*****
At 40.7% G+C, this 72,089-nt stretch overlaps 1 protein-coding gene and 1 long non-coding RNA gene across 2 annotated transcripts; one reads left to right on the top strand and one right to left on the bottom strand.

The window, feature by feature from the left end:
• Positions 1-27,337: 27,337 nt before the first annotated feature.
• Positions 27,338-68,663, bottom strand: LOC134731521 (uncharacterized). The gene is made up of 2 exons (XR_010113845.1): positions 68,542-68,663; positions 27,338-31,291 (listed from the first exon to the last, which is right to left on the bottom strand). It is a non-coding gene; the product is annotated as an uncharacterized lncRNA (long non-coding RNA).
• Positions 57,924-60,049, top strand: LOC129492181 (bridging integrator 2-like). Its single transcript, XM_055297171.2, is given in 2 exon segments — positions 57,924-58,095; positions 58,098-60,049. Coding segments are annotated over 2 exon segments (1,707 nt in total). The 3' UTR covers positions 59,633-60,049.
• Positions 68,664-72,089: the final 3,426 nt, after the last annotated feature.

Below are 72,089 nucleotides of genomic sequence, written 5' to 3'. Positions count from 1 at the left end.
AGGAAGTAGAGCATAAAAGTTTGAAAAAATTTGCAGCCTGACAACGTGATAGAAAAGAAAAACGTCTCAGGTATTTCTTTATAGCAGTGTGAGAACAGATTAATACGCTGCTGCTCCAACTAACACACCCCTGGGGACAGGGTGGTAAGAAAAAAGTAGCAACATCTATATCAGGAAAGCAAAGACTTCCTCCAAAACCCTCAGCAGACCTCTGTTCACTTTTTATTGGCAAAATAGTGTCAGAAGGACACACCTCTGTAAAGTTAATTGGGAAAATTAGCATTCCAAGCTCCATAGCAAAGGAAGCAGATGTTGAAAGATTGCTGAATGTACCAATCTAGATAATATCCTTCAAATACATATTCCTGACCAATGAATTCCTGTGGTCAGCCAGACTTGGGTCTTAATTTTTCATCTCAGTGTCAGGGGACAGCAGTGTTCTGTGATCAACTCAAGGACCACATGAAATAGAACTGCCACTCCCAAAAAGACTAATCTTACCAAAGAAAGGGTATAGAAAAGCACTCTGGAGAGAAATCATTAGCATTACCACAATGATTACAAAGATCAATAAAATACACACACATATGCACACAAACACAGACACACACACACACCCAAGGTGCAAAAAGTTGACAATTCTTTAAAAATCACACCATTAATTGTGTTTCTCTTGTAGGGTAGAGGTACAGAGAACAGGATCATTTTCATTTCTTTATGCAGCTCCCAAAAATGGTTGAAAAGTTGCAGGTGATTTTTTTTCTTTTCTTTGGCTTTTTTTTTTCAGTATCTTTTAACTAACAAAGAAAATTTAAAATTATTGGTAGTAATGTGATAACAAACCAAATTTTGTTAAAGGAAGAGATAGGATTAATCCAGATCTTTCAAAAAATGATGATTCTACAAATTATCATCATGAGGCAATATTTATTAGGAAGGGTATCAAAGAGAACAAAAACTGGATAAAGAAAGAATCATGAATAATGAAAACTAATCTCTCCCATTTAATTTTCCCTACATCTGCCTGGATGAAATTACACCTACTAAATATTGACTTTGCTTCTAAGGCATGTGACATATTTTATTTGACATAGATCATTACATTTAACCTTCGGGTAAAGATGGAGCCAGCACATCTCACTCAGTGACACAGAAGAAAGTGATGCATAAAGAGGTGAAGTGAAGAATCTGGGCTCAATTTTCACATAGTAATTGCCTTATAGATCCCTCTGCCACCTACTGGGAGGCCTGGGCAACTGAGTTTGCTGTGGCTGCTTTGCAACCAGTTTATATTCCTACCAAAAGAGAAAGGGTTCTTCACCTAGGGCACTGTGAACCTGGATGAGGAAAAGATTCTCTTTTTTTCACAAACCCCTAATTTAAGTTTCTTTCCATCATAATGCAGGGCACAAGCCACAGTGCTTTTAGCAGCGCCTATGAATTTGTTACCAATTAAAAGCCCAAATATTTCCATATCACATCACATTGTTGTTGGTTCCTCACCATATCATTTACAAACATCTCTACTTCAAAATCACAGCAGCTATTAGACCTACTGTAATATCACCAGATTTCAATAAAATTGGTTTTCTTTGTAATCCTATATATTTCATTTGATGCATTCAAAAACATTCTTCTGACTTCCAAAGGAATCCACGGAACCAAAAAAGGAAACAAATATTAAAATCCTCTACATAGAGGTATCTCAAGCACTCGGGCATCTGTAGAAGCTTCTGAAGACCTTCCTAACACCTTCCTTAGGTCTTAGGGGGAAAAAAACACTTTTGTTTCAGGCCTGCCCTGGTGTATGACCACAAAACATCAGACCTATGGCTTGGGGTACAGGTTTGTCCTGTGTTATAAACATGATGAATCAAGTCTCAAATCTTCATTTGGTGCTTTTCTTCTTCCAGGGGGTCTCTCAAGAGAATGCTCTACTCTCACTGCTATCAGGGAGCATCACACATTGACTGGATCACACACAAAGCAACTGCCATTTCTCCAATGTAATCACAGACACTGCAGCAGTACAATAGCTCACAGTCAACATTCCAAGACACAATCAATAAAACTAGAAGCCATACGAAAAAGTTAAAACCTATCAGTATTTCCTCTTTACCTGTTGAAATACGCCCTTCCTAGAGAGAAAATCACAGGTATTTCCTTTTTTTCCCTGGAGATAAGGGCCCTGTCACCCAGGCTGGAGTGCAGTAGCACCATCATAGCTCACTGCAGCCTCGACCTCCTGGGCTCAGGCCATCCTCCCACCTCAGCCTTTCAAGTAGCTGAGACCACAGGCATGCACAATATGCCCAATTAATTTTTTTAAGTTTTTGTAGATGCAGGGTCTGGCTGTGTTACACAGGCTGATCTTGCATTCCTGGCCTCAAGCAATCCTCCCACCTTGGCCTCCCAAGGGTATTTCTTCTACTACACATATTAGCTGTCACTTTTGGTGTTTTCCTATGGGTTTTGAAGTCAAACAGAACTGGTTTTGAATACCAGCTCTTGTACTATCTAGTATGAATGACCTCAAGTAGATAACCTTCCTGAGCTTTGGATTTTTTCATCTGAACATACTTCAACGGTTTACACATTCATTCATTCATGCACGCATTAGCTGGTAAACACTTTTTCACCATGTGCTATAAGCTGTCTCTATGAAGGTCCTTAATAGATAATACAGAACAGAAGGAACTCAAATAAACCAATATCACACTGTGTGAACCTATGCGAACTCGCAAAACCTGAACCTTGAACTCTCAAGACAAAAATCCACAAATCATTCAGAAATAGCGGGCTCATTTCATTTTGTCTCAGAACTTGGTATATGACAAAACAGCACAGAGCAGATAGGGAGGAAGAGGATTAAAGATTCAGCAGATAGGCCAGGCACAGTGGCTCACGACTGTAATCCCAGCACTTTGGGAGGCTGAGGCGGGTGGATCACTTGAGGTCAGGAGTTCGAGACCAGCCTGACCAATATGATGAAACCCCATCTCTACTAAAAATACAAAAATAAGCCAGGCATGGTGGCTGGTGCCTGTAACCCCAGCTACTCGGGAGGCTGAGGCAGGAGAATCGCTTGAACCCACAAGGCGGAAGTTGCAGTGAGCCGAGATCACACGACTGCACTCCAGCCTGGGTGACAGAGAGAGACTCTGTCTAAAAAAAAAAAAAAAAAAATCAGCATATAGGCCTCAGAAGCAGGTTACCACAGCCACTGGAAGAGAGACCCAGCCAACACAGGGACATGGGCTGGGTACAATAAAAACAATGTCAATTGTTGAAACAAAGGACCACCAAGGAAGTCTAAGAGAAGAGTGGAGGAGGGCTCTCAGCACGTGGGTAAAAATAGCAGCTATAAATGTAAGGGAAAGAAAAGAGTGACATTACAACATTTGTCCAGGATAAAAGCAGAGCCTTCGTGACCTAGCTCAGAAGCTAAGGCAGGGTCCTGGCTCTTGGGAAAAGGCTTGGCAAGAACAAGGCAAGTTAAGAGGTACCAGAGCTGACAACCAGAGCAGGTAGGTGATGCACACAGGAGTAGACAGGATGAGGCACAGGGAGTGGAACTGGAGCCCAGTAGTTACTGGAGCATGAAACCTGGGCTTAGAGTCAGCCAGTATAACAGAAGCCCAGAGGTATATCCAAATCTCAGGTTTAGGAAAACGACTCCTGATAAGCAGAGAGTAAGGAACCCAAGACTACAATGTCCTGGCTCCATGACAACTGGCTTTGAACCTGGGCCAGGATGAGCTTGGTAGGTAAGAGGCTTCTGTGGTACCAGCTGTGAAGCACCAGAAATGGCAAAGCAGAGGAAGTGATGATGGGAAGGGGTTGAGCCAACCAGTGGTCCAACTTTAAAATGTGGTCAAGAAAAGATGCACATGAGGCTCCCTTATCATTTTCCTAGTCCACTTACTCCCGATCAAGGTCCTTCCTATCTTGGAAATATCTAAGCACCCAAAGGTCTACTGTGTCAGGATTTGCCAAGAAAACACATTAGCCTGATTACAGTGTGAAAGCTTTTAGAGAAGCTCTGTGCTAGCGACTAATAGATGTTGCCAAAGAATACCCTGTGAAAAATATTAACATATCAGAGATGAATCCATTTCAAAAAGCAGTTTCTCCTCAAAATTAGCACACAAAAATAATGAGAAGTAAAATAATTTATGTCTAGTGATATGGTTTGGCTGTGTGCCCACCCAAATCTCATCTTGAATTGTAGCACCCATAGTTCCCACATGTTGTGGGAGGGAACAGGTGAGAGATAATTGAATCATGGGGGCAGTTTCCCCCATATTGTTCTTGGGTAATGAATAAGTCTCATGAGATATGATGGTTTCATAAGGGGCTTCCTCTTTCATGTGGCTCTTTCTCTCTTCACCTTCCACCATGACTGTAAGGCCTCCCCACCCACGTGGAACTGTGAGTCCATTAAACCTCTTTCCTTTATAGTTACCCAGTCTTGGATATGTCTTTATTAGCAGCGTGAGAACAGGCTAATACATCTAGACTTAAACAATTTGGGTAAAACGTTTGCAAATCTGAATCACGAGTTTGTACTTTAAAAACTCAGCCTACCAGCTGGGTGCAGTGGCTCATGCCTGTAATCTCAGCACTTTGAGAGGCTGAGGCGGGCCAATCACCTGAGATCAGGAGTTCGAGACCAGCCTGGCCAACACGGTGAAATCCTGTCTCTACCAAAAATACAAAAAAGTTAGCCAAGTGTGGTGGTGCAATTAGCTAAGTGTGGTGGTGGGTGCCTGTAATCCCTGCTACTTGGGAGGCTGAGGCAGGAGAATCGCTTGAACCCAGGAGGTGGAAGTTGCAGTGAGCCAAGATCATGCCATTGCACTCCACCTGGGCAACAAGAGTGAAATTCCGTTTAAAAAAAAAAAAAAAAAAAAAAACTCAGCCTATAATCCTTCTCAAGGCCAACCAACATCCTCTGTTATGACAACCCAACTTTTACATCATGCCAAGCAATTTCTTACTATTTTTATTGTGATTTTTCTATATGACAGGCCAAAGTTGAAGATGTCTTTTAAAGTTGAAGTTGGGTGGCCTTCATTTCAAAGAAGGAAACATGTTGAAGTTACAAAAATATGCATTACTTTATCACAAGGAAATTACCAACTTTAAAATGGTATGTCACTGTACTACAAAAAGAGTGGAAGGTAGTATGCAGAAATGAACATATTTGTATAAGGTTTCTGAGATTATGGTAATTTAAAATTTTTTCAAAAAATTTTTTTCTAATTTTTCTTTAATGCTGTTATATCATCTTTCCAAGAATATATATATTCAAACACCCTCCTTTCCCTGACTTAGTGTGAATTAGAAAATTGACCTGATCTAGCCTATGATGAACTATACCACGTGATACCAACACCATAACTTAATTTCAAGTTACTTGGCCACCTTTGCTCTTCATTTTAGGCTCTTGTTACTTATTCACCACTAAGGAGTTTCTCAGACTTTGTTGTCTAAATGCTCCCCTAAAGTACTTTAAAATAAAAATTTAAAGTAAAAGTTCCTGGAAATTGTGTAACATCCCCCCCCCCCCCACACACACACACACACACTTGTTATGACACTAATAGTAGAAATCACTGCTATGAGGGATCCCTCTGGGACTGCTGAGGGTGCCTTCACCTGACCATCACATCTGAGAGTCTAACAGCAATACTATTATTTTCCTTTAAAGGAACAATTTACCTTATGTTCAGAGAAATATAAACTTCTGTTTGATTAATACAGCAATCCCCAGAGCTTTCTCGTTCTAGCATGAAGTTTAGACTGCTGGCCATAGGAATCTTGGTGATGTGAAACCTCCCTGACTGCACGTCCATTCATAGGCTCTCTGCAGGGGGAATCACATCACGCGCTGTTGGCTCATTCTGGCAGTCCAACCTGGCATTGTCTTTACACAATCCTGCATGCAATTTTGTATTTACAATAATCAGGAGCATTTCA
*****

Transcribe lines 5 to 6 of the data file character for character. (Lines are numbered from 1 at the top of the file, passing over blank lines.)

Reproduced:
• Positions 57,924-60,049, top strand: LOC129492181 (bridging integrator 2-like). Its single transcript, XM_055297171.2, is given in 2 exon segments — positions 57,924-58,095; positions 58,098-60,049. Coding segments are annotated over 2 exon segments (1,707 nt in total). The 3' UTR covers positions 59,633-60,049.
• Positions 68,664-72,089: the final 3,426 nt, after the last annotated feature.